By Diane Vanette, OneLA leader with Temple Emanuel*
Diane shares about the dangers of soft money and the action that OneLA ran over the summer of 2019 to raise $200,000 through dues.
There are times when we get so caught up in changing this world from what it is to what it should be we lose sight of where we are going.
Several years back with the passing of the ACA, or Obamacare to some, health care was on everyone’s agenda. One LA-IAF put much effort into training people to enroll the low income and immigrant population into a health care plan that the county of Los Angeles would provide. Access to their own medical home was not just in their self-interest, but in my self-interest as well. Fewer people ending up in an emergency room would mean my insurance premiums would not rise. I, like many others, shared in the cost to treat the uninsured. Seeing a doctor in a clinic near your home could mean lower premiums for us all. So, with the help of some soft money, money with strings attached, we trained our leaders and organized events where we enrolled over 140,000 Angelino’s in their own parishes or schools into the My Health LA program. This felt good to us and was good for Los Angeles County.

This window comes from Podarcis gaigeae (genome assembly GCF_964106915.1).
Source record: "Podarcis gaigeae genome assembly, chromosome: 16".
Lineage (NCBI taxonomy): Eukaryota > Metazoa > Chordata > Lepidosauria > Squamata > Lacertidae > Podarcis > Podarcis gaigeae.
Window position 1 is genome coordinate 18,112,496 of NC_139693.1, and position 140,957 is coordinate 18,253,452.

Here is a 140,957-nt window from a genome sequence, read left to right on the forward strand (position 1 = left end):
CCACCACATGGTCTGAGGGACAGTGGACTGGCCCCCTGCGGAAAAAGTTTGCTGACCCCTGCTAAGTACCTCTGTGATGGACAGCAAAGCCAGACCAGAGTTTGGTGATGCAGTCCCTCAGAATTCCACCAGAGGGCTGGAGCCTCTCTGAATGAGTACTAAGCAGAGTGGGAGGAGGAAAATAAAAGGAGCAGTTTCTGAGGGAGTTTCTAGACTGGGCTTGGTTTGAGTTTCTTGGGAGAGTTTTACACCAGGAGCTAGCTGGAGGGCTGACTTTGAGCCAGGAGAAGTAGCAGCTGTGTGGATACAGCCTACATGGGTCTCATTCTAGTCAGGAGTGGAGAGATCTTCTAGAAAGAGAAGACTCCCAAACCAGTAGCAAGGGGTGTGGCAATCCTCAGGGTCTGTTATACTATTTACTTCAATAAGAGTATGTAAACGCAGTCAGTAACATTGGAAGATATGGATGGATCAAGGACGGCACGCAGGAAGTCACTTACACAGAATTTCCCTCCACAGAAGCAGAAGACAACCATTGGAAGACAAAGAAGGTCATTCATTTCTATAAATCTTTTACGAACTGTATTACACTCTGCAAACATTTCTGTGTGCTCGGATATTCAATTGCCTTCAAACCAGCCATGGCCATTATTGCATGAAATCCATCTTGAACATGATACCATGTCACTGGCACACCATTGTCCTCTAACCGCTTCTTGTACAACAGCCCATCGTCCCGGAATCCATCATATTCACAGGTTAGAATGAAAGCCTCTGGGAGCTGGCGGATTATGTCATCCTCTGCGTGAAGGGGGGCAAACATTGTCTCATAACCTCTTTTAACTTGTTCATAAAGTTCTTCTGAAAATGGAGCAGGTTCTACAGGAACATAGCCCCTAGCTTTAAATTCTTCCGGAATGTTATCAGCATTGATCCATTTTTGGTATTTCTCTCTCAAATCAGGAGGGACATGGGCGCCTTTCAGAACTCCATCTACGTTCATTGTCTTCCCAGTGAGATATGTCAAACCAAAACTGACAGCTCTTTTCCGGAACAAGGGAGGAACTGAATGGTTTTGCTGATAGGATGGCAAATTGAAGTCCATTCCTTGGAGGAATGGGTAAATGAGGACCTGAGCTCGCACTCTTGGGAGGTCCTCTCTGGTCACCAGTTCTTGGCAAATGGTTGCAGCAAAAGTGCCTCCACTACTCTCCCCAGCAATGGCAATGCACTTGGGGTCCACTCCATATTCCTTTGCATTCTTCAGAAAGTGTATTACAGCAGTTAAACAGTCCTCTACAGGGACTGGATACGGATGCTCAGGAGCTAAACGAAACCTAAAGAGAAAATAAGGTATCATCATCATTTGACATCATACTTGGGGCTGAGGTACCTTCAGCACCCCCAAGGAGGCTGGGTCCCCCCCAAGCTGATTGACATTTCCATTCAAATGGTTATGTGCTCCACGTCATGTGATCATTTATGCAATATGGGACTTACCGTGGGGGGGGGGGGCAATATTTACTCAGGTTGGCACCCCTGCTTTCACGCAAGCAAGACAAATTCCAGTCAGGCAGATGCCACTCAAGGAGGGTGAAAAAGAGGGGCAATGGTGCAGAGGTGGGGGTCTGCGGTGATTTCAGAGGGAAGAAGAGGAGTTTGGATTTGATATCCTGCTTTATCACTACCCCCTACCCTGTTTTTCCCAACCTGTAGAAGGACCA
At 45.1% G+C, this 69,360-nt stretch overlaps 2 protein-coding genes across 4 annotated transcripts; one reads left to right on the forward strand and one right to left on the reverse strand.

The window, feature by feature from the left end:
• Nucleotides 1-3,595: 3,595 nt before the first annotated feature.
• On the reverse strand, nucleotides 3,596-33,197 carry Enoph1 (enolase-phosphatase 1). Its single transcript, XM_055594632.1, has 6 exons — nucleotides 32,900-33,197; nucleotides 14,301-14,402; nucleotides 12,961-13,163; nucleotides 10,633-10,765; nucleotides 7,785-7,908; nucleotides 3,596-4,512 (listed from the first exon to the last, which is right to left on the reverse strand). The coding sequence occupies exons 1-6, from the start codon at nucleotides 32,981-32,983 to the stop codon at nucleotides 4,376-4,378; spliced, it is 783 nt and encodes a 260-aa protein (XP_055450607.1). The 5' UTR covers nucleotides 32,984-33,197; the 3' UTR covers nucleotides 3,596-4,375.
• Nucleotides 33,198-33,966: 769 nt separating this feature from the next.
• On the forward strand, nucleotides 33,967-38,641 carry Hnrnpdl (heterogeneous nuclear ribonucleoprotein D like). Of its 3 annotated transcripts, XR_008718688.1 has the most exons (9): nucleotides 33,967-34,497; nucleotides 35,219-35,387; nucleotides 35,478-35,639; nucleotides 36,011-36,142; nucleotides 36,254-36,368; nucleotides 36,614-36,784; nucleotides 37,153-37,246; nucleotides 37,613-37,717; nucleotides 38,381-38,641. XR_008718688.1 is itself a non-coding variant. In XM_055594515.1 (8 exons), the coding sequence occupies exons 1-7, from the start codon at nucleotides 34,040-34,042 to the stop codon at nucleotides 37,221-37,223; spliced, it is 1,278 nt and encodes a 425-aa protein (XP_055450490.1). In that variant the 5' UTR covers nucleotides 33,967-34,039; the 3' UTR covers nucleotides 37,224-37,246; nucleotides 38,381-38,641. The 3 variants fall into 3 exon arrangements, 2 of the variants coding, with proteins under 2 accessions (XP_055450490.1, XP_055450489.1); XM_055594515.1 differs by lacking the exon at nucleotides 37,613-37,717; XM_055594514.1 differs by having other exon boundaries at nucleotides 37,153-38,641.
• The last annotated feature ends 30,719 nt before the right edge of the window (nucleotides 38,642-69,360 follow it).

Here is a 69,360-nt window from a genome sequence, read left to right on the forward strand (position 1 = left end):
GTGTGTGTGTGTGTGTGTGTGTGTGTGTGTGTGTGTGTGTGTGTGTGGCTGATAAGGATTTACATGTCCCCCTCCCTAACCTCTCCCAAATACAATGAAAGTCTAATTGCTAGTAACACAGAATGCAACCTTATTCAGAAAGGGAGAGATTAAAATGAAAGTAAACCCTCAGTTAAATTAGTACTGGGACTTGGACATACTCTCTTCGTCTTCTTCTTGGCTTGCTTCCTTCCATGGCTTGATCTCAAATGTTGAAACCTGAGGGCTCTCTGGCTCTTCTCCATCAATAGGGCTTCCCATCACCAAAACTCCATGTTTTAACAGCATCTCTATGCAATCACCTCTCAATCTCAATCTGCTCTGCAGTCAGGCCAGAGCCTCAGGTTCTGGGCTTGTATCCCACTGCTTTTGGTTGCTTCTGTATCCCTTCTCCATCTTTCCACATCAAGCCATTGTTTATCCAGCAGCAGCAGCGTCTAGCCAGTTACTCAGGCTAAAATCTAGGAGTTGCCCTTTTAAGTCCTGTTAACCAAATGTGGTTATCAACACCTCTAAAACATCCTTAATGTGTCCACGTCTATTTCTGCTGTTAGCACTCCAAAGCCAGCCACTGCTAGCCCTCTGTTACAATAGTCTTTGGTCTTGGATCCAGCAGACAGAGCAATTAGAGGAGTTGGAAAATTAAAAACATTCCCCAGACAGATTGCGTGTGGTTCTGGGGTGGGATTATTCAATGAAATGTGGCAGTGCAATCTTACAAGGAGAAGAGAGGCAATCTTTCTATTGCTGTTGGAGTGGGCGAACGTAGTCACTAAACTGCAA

But with this huge success came the realization that we were neglecting ourselves. Folks burned out. We were not recruiting new member institutions. My core team grew smaller and smaller. I needed help to take on the next challenge.
California has a budget the size of the 5th largest country in the world. Los Angeles County has over 10 million inhabitants. This is about the size of the 7th largest state in the United States. Every day I witness the extravagance of the wealthy and the despair of so many others. Don’t get me wrong. Life can be wonderful in sunny California. But I feel my heart ache every day as I look around my city. With this population the budget for the county of Los Angeles is over 30 Billion dollars. If I want to help bring people to the table to better their lives I have to be in conversation with them and the people who make the money spending decisions. But to get a place at the table it takes the work of Institutional Organizing. I need to be trained to have those relational conversations that build power, help recruit new institutions, and continue creating the change my neighbors and I deserve. The soft money we had to bring access to health care to thousands couldn’t help us hire talented new organizers. Only the hard money, dues from our institutions or money raised could make that happen.